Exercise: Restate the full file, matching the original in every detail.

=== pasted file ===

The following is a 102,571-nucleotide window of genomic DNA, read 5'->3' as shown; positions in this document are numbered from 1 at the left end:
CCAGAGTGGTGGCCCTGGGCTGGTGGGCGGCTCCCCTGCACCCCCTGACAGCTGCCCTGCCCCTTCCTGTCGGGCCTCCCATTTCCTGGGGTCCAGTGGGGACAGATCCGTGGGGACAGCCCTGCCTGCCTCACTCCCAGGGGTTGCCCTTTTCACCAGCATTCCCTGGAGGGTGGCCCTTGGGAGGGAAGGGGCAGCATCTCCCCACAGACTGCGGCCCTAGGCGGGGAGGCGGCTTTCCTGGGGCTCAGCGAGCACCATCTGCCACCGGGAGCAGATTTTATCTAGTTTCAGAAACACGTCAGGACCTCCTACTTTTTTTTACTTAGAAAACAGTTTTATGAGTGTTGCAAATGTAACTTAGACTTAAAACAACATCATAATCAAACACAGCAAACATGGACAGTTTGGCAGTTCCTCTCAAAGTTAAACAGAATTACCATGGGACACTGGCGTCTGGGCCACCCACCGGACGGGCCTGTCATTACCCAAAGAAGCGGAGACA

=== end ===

The following is a 102,571-nucleotide window of genomic DNA, read 5'->3' as shown; positions in this document are numbered from 1 at the left end:
CCAGAGTGGTGGCCCTGGGCTGGTGGGCGGCTCCCCTGCACCCCCTGACAGCTGCCCTGCCCCTTCCTGTCGGGCCTCCCATTTCCTGGGGTCCAGTGGGGACAGATCCGTGGGGACAGCCCTGCCTGCCTCACTCCCAGGGGTTGCCCTTTTCACCAGCATTCCCTGGAGGGTGGCCCTTGGGAGGGAAGGGGCAGCATCTCCCCACAGACTGCGGCCCTAGGCGGGGAGGCGGCTTTCCTGGGGCTCAGCGAGCACCATCTGCCACCGGGAGCAGATTTTATCTAGTTTCAGAAACACGTCAGGACCTCCTACTTTTTTTTACTTAGAAAACAGTTTTATGAGTGTTGCAAATGTAACTTAGACTTAAAACAACATCATAATCAAACACAGCAAACATGGACAGTTTGGCAGTTCCTCTCAAAGTTAAACAGAATTACCATGGGACACTGGCGTCTGGGCCACCCACCGGACGGGCCTGTCATTACCCAAAGAAGCGGAGACA